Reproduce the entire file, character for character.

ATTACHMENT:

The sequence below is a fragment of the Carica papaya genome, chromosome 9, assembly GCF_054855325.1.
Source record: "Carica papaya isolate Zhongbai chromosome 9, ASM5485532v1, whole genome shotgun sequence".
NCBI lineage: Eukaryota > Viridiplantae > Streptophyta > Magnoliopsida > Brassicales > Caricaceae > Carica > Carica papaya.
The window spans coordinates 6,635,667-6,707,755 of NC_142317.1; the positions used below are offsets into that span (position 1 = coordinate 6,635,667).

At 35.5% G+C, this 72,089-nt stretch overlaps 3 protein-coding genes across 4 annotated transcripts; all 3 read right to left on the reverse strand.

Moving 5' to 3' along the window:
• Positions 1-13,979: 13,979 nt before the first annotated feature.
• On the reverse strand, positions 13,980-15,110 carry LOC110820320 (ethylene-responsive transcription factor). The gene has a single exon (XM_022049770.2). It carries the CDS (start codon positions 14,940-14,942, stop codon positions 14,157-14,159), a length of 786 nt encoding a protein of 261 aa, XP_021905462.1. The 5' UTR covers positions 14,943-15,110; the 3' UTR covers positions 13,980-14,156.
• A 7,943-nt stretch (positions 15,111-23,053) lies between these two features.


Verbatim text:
The sequence below is a fragment of the Carica papaya genome, chromosome 9, assembly GCF_054855325.1.
Source record: "Carica papaya isolate Zhongbai chromosome 9, ASM5485532v1, whole genome shotgun sequence".
NCBI lineage: Eukaryota > Viridiplantae > Streptophyta > Magnoliopsida > Brassicales > Caricaceae > Carica > Carica papaya.
The window spans coordinates 6,635,667-6,707,755 of NC_142317.1; the positions used below are offsets into that span (position 1 = coordinate 6,635,667).

At 35.5% G+C, this 72,089-nt stretch overlaps 3 protein-coding genes across 4 annotated transcripts; all 3 read right to left on the reverse strand.

Moving 5' to 3' along the window:
• Positions 1-13,979: 13,979 nt before the first annotated feature.
• On the reverse strand, positions 13,980-15,110 carry LOC110820320 (ethylene-responsive transcription factor). The gene has a single exon (XM_022049770.2). It carries the CDS (start codon positions 14,940-14,942, stop codon positions 14,157-14,159), a length of 786 nt encoding a protein of 261 aa, XP_021905462.1. The 5' UTR covers positions 14,943-15,110; the 3' UTR covers positions 13,980-14,156.
• A 7,943-nt stretch (positions 15,111-23,053) lies between these two features.